Now my CS30 runs like a champ!
In my case I had to turn the L screw about 1/2 turn CW to reduce air flow at idle and the H screw a 1/4 turn CCW to let in more fuel at full throttle. My understanding is the L screw is a needle valve that controls how much air is allowed in the carb and the H screw is a needle valve that controls how much fuel is allowed in the carb. Anyways hope this helps someone, it is absurd that they are not sloted screws that the end user is allowed to adjust...
Posted on May 09, 2009
Thanks for the advice, it worked. I had the identicle problem as describes (would start, but wouldn't idle and as soon as I gave it gas or moved into the B or C position it would die out)...The one thing I did differently was that I was able to slightly turn the L screw (white/clear casing) a half turn counter clockwise without removing it (there is a slot that a flat head will work on without removing the white casing and the screw will actually turn) and then I used a pair of plyers to pull off the red casing (H screw) completely as there is no way to turn the screw with a screwdriver with the casing on. Once I pulled the red casing off, I used a small flat head to also turn the H screw a half turn counter clockwise. Started it up and it idles well and runs well. Thanks for the advice. I would have had no idea otherwise.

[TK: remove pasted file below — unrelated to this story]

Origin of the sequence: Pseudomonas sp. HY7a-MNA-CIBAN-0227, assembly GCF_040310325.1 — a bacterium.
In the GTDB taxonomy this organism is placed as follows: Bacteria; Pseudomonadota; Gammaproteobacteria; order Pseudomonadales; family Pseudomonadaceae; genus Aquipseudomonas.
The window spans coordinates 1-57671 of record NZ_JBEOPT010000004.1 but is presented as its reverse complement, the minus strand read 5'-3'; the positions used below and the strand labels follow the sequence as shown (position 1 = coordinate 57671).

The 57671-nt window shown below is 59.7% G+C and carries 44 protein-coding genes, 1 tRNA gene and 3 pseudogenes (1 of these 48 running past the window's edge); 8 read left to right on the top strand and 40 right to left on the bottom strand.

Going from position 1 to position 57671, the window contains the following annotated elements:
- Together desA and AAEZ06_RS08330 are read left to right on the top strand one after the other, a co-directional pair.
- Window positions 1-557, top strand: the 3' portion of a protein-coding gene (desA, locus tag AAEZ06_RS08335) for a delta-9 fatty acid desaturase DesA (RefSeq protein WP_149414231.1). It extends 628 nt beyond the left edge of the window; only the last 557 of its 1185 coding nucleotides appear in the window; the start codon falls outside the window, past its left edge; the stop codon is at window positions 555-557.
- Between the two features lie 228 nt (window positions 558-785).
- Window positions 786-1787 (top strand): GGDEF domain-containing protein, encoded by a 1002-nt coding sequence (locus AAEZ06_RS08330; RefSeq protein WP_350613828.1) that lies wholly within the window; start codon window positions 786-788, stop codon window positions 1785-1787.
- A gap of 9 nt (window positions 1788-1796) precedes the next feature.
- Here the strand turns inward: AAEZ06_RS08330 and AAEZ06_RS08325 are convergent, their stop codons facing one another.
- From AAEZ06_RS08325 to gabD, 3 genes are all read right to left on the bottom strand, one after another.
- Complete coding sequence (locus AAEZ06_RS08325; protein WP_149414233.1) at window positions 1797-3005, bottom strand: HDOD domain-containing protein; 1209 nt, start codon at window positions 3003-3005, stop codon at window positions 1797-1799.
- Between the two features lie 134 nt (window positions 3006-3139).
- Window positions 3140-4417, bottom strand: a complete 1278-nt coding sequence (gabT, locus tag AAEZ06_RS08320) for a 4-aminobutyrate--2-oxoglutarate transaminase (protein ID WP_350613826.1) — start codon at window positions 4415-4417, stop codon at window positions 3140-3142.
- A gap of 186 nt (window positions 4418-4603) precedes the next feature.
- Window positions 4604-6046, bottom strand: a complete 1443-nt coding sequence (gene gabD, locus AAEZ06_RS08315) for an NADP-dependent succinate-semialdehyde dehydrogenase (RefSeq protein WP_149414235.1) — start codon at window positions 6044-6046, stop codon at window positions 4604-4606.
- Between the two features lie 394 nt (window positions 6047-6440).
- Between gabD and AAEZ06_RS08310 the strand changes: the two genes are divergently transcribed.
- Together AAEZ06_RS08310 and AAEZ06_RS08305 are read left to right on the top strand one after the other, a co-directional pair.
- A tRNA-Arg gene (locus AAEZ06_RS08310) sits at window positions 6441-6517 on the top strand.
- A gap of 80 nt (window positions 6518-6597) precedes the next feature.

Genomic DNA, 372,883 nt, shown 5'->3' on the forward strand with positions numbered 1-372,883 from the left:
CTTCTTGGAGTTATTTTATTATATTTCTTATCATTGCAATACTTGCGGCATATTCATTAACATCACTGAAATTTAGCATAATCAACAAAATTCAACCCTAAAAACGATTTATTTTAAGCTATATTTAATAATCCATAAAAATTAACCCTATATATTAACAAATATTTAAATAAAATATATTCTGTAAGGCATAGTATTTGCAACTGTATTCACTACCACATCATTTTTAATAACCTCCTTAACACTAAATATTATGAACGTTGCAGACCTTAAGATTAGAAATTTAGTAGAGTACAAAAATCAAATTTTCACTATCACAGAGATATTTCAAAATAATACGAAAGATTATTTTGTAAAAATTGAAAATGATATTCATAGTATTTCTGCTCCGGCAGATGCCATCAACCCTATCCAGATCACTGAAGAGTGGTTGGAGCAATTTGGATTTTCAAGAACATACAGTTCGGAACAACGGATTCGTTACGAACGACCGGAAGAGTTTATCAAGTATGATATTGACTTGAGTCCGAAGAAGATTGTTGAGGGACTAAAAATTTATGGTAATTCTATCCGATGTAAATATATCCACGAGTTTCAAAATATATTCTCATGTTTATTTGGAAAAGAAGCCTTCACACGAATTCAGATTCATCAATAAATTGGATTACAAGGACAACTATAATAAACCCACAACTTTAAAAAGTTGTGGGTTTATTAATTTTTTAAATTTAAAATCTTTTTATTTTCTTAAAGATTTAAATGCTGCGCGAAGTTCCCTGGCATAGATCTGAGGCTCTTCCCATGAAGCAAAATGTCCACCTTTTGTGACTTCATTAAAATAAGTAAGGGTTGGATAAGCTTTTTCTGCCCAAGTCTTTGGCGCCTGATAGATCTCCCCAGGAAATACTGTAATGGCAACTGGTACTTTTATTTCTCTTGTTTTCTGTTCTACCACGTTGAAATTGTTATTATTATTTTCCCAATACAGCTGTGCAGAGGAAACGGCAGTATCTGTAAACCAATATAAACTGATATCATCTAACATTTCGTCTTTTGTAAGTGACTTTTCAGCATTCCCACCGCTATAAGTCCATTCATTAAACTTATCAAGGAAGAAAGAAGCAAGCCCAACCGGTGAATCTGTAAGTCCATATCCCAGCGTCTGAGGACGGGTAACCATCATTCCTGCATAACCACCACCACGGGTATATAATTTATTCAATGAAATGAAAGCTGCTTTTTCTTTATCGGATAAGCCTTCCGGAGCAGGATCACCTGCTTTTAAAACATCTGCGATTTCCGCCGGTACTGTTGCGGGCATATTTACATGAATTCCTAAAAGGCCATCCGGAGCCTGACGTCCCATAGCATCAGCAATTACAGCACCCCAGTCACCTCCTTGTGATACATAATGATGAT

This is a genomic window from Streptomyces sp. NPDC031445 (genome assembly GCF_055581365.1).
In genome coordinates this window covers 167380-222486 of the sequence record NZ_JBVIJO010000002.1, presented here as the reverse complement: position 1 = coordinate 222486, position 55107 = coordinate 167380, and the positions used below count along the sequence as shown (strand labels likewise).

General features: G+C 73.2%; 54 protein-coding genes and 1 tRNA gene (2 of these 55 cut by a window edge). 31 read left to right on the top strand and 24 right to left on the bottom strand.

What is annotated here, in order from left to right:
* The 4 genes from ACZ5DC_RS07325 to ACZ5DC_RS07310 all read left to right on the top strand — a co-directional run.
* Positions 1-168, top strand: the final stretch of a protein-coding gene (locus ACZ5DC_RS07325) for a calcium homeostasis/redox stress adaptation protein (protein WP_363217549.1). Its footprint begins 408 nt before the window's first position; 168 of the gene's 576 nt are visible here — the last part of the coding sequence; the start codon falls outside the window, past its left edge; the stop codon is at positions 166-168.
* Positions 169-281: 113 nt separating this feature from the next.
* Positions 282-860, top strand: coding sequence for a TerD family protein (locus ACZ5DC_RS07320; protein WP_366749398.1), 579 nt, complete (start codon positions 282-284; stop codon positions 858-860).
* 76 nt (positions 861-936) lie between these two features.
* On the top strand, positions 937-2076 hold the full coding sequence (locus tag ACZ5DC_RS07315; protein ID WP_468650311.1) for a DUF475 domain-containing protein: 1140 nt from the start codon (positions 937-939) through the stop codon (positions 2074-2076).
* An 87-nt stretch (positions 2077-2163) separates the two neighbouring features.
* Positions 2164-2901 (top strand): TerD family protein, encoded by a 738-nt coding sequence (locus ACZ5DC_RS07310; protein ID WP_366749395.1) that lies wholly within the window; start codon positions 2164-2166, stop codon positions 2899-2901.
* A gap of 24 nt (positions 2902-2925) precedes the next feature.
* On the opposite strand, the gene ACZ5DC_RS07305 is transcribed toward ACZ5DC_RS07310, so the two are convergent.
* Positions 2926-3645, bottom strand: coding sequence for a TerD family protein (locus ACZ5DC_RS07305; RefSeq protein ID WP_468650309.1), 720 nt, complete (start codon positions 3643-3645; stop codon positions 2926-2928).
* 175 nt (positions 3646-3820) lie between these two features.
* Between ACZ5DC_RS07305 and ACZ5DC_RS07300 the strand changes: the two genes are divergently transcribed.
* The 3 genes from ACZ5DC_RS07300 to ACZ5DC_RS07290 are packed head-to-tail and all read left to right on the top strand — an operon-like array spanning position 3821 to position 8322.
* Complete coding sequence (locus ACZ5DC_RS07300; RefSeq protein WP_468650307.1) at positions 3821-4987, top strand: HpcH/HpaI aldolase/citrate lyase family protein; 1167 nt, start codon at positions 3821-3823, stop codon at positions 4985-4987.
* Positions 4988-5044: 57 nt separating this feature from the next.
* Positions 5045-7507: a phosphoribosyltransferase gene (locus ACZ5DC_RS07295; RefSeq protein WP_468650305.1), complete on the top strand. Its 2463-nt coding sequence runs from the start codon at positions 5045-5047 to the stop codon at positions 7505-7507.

Posted on Jun 20, 2009
You can thank the EPA for all of these mixture-limiting BS contrivances.
The first thing I do on any engine that comes in for repair is to remove all of the limiters, then the mixtures can be adjusted correctly, according to the conditions needed for proper operation, and not conditions mandated by the EPA.
Posted on Jun 18, 2009
My weedeater is impossible to start.Any suggestions
Posted on Mar 27, 2010
Before you start touching the plastic covers on the fuel mixture screws make sure they are factory set and then move on to other fixes. These plastic set screws should be set that they touch one another flat faced. there is a cam type lobe on these plastic covers. Use needle nose pliers to turn them slightly towards each other (perpendicular) if you don't have the correct screwdriver.
Posted on May 10, 2010
Thanks for answers. I ordered Ryobi PacMan adjusting tool on Amazon or $10, followed directions and now my SS30 is running like new!
Posted on Jul 27, 2013
My idle was set too high. I had all the same problems you all describe, turned the idle down until it nearly died then turned it up a quarter turn. Runs perfect and most of the time will start without choking it.
Posted on Jun 02, 2016
You can get the tool on ebay. There are several types. Most Ryobi's use the "pac-man" named such because of the shape of the head.
Posted on Jun 10, 2015
Posted on Jun 07, 2010
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Posted on Jan 02, 2017